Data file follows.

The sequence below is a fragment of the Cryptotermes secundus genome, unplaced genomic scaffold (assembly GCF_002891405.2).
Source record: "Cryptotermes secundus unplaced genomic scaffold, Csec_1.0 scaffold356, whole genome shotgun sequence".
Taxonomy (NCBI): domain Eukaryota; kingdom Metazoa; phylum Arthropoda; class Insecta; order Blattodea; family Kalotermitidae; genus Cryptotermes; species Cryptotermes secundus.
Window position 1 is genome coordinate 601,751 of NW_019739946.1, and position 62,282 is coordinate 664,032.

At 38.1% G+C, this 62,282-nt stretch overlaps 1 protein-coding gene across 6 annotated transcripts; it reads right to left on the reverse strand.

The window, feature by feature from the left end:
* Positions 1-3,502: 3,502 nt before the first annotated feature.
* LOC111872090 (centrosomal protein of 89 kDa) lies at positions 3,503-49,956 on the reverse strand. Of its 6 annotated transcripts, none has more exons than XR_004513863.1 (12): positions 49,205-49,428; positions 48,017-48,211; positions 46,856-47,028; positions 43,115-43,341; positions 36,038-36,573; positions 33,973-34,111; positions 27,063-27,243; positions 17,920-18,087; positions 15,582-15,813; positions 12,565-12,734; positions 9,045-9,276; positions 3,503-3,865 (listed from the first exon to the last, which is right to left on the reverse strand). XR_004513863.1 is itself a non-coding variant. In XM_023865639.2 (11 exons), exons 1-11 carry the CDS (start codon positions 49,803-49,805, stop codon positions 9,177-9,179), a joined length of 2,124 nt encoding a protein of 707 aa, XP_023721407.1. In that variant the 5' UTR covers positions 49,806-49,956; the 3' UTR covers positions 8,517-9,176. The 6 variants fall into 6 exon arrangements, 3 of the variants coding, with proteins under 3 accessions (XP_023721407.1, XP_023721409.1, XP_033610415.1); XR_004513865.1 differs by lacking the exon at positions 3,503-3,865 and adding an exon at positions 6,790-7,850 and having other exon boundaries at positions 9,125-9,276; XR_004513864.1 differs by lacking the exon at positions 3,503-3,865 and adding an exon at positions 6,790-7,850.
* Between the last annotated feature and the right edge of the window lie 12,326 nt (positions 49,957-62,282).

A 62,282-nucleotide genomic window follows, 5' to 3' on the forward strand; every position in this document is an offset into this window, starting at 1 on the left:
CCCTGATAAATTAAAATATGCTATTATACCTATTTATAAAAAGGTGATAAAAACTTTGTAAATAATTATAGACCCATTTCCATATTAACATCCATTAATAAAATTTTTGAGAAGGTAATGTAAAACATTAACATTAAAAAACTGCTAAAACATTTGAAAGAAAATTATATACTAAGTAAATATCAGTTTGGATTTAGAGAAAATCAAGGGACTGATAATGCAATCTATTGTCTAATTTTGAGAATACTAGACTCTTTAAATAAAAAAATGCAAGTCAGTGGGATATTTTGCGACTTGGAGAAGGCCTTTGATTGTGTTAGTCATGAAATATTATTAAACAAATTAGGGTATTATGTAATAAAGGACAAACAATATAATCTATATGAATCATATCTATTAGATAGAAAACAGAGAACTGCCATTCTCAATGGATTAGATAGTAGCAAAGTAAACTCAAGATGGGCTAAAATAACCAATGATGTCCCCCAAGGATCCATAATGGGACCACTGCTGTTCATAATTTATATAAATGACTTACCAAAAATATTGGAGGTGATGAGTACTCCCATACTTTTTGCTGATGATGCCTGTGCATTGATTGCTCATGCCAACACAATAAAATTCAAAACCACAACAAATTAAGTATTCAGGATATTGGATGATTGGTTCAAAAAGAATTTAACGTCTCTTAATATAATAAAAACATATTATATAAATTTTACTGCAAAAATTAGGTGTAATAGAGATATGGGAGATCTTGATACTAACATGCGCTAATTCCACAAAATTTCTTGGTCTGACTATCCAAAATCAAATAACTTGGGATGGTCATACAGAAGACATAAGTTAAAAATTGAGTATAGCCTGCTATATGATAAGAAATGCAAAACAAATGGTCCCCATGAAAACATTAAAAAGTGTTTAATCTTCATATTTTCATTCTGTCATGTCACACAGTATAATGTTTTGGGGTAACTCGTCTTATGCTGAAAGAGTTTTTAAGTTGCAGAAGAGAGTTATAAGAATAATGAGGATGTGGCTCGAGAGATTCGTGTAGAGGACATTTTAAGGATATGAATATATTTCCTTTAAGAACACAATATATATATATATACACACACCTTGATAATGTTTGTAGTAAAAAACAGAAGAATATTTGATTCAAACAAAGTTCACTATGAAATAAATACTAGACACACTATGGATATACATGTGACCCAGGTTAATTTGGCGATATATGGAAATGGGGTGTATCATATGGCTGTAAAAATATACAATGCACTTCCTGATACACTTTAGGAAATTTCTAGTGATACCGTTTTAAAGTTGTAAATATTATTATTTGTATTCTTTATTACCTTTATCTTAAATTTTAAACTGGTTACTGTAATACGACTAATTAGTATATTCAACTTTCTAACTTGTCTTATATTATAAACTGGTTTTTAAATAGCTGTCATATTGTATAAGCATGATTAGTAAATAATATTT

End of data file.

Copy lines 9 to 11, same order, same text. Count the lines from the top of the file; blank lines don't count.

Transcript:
* Between the last annotated feature and the right edge of the window lie 12,326 nt (positions 49,957-62,282).

A 62,282-nucleotide genomic window follows, 5' to 3' on the forward strand; every position in this document is an offset into this window, starting at 1 on the left:
CCCTGATAAATTAAAATATGCTATTATACCTATTTATAAAAAGGTGATAAAAACTTTGTAAATAATTATAGACCCATTTCCATATTAACATCCATTAATAAAATTTTTGAGAAGGTAATGTAAAACATTAACATTAAAAAACTGCTAAAACATTTGAAAGAAAATTATATACTAAGTAAATATCAGTTTGGATTTAGAGAAAATCAAGGGACTGATAATGCAATCTATTGTCTAATTTTGAGAATACTAGACTCTTTAAATAAAAAAATGCAAGTCAGTGGGATATTTTGCGACTTGGAGAAGGCCTTTGATTGTGTTAGTCATGAAATATTATTAAACAAATTAGGGTATTATGTAATAAAGGACAAACAATATAATCTATATGAATCATATCTATTAGATAGAAAACAGAGAACTGCCATTCTCAATGGATTAGATAGTAGCAAAGTAAACTCAAGATGGGCTAAAATAACCAATGATGTCCCCCAAGGATCCATAATGGGACCACTGCTGTTCATAATTTATATAAATGACTTACCAAAAATATTGGAGGTGATGAGTACTCCCATACTTTTTGCTGATGATGCCTGTGCATTGATTGCTCATGCCAACACAATAAAATTCAAAACCACAACAAATTAAGTATTCAGGATATTGGATGATTGGTTCAAAAAGAATTTAACGTCTCTTAATATAATAAAAACATATTATATAAATTTTACTGCAAAAATTAGGTGTAATAGAGATATGGGAGATCTTGATACTAACATGCGCTAATTCCACAAAATTTCTTGGTCTGACTATCCAAAATCAAATAACTTGGGATGGTCATACAGAAGACATAAGTTAAAAATTGAGTATAGCCTGCTATATGATAAGAAATGCAAAACAAATGGTCCCCATGAAAACATTAAAAAGTGTTTAATCTTCATATTTTCATTCTGTCATGTCACACAGTATAATGTTTTGGGGTAACTCGTCTTATGCTGAAAGAGTTTTTAAGTTGCAGAAGAGAGTTATAAGAATAATGAGGATGTGGCTCGAGAGATTCGTGTAGAGGACATTTTAAGGATATGAATATATTTCCTTTAAGAACACAATATATATATATATACACACACCTTGATAATGTTTGTAGTAAAAAACAGAAGAATATTTGATTCAAACAAAGTTCACTATGAAATAAATACTAGACACACTATGGATATACATGTGACCCAGGTTAATTTGGCGATATATGGAAATGGGGTGTATCATATGGCTGTAAAAATATACAATGCACTTCCTGATACACTTTAGGAAATTTCTAGTGATACCGTTTTAAAGTTGTAAATATTATTATTTGTATTCTTTATTACCTTTATCTTAAATTTTAAACTGGTTACTGTAATACGACTAATTAGTATATTCAACTTTCTAACTTGTCTTATATTATAAACTGGTTTTTAAATAGCTGTCATATTGTATAAGCATGATTAGTAAATAATATTT